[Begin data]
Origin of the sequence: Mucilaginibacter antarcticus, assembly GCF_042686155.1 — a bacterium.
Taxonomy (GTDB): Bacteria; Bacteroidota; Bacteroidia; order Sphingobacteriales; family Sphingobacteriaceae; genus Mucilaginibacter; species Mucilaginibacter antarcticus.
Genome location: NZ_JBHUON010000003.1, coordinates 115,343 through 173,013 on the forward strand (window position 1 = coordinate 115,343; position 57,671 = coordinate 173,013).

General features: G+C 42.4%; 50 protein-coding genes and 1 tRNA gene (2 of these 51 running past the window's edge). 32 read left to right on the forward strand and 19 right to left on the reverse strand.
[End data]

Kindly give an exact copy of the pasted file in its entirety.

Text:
Origin of the sequence: Mucilaginibacter antarcticus, assembly GCF_042686155.1 — a bacterium.
Taxonomy (GTDB): Bacteria; Bacteroidota; Bacteroidia; order Sphingobacteriales; family Sphingobacteriaceae; genus Mucilaginibacter; species Mucilaginibacter antarcticus.
Genome location: NZ_JBHUON010000003.1, coordinates 115,343 through 173,013 on the forward strand (window position 1 = coordinate 115,343; position 57,671 = coordinate 173,013).

General features: G+C 42.4%; 50 protein-coding genes and 1 tRNA gene (2 of these 51 running past the window's edge). 32 read left to right on the forward strand and 19 right to left on the reverse strand.